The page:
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Gauss Test states that:Let $$\sum_{n=1}^\infty u_n$$ be a positive term series and let there exist two positive numbers $\rho , \alpha $ and a bounded sequence $\langle a_n\rangle $ such that

$ \frac{u_n}{u_{n+1}} = 1 + \frac{\rho}{n} + \frac{a_n}{n^{1+\alpha}}$ . Then series $$\sum_{n=1}^\infty u_n$$ converges if $\rho > 1$ and diverges if $\rho \le 1$

There is a corollary given for this which I am required to proof but while proving it got some doubts. Please look into it.

Corollary: If there exists $\alpha >0$ such that

$$\lim_{n\to \infty} [n^{\alpha} ( n (\frac{u_n}{u_{n+1}}-1)) ] $$

exists finitely, then the series $$\sum_{n=1}^\infty u_n$$ is divergent.

My attempt: From gauss test

$ [n^{\alpha} ( n (\frac{u_n}{u_{n+1}}-1)) ] $ = $ n^{\alpha} \rho + a_n $

Also, $|a_n| \le M$, where $M$ is a real constant

Therefore,

$ [n^{\alpha} ( n (\frac{u_n}{u_{n+1}}-1)) ] $ = $ n^{\alpha} \rho + a_n \le n^{\alpha} \rho + M $

Taking limit n tends to $\infty$ on both sides and analysing RHS,

$\lim_{n\to \infty} n^{\alpha} \rho + M $

If this limit exists finitely, then $\rho$ has to be less than or equal to 1 i.e. I have to show that $\rho$ cannot be greater than 1.

Doubt 1: For any $\alpha \gt 0$,

$\lim_{n\to \infty} n^{\alpha} = \infty $ always ?

Doubt 2: How the finite existence of limit put the condition on $\rho$ that it cannot be greater than 1? I need the help with the proof.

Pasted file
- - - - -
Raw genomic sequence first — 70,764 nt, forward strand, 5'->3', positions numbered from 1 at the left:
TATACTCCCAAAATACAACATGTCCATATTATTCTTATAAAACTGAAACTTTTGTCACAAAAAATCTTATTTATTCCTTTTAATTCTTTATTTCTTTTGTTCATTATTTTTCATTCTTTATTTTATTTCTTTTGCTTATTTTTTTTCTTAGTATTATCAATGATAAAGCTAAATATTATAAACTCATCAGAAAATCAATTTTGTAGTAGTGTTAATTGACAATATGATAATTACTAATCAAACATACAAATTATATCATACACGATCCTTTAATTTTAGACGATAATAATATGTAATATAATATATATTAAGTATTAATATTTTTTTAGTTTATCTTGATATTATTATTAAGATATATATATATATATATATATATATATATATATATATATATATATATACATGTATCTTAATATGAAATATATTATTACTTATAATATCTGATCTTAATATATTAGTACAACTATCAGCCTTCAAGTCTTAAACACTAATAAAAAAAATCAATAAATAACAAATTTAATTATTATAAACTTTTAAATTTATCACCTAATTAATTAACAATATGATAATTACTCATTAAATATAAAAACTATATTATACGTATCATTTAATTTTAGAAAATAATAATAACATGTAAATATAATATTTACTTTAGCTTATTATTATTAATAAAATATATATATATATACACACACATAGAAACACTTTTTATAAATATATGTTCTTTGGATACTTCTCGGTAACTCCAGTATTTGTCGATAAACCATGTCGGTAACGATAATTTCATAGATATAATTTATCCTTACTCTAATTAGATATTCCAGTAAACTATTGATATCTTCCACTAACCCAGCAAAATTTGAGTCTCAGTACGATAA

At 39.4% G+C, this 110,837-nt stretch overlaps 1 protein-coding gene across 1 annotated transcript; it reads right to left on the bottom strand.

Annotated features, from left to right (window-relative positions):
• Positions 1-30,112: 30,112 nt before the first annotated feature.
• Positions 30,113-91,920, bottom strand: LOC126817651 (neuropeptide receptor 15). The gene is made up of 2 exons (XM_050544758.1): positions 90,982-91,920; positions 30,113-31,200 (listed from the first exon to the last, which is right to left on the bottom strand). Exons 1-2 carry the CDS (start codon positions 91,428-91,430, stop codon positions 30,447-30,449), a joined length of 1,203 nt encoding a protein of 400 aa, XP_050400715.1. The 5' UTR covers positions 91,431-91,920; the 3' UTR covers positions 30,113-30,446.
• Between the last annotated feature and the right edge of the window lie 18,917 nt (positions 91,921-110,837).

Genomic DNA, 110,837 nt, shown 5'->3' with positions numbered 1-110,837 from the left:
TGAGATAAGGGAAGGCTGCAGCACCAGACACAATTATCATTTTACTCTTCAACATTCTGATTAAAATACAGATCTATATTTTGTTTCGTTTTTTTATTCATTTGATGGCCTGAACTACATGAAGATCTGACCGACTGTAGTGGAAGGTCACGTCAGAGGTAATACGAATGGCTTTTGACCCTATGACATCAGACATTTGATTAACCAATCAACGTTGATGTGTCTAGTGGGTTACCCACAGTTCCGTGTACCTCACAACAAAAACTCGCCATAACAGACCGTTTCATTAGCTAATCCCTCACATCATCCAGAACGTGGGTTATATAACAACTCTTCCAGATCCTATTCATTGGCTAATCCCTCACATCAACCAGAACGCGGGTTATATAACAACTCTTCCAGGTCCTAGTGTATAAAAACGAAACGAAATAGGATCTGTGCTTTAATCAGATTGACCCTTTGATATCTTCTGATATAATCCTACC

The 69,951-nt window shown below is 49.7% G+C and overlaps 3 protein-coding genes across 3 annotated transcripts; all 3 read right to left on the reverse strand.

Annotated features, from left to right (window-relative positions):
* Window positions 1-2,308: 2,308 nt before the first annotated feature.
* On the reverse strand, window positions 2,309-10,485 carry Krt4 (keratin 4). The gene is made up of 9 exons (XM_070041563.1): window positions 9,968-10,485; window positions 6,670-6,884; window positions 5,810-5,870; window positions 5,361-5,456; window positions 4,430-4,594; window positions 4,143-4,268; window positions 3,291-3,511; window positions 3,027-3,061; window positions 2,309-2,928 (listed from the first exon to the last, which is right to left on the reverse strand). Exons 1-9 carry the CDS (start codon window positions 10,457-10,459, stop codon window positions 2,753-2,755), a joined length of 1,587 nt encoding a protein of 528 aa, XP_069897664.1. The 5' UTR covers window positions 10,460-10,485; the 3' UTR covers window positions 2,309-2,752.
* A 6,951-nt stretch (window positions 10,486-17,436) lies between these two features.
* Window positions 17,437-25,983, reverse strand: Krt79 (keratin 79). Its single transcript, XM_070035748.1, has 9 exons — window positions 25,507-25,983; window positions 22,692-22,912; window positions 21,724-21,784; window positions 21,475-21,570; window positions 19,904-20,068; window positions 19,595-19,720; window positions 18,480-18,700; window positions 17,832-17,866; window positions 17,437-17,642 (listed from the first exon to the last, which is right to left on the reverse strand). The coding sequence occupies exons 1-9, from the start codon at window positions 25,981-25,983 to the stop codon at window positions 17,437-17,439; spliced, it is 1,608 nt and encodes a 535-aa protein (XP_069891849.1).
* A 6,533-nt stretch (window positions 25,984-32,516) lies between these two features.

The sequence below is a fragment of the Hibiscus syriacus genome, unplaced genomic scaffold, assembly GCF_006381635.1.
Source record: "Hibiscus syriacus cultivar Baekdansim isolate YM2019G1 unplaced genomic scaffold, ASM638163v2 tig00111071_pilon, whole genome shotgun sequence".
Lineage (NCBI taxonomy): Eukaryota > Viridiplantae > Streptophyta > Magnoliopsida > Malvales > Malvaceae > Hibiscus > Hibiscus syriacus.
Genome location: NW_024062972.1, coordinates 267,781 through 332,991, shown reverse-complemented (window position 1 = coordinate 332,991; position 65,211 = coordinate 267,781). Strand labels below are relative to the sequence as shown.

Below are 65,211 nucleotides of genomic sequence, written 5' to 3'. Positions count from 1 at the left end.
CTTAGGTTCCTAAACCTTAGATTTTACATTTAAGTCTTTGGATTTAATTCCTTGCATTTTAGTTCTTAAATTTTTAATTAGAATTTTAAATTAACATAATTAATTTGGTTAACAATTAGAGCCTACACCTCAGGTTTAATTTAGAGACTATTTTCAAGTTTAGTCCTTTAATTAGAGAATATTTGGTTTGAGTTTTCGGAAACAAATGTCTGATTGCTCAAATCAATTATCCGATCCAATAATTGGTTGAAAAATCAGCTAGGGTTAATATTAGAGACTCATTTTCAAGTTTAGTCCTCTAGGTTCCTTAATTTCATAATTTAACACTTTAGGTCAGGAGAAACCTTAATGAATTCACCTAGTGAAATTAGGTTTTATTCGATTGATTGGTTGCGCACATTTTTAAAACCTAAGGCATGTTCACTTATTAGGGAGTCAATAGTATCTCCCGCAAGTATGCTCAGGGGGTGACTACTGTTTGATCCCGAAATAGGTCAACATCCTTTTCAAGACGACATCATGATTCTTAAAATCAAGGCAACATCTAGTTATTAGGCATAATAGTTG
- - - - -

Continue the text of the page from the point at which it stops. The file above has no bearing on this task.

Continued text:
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  • $\begingroup$ I don't think you stated Gauss test correctly. $\endgroup$ – user10354138 Aug 1 at 14:57
  • $\begingroup$ It is stated correctly. $\endgroup$ – Shashank Dwivedi Aug 1 at 15:15
  • $\begingroup$ No it is not. If it is, then $\frac{u_n}{u_n+1}<1$ since $u_n>0$, so there are no $\rho>0$ with property $\frac{u_n}{u_n+1}=1+\rho n^{-1}+O(n^{-1-\alpha})$ making the test useless. $\endgroup$ – user10354138 Aug 1 at 15:19
  • $\begingroup$ I guess the problem is $u_{n+1}$ has been written as $u_n +1$ $\endgroup$ – FormulaWriter Aug 1 at 15:23
  • $\begingroup$ Corrected. Thank you for observing that. $\endgroup$ – Shashank Dwivedi Aug 1 at 15:25
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If $ 0<\alpha \le 1 $, then $\lim_{n\to \infty} [n^{\alpha} ( n (\frac{u_n}{u_{n+1}}-1)) ] $ becomes $0$ only if $\rho=0 $.

Otherwise, for $\rho > 0 $ , $\lim_{n\to \infty} [n^{\alpha} ( n (\frac{u_n}{u_{n+1}}-1)) ] $ goes to $\infty $, and for $\rho < 0 $,$\lim_{n\to \infty} [n^{\alpha} ( n (\frac{u_n}{u_{n+1}}-1)) ] $ goes to $-\infty $

And if, $ \alpha \gt 1 $, then anything can be happened. $\lim_{n\to \infty} [n^{\alpha} ( n (\frac{u_n}{u_{n+1}}-1)) ] $ can be either $0$ or $\infty$ or $-\infty $ or undefined.

For example, take the series $\sum (1-\frac{1}{n}) $ , and take $ \alpha = \frac{5}{2} $, then $\lim_{n\to \infty} [n^{\alpha} ( n (\frac{u_n}{u_{n+1}}-1)) ] $ becomes $\infty - \infty $ , which is clearly undefined.

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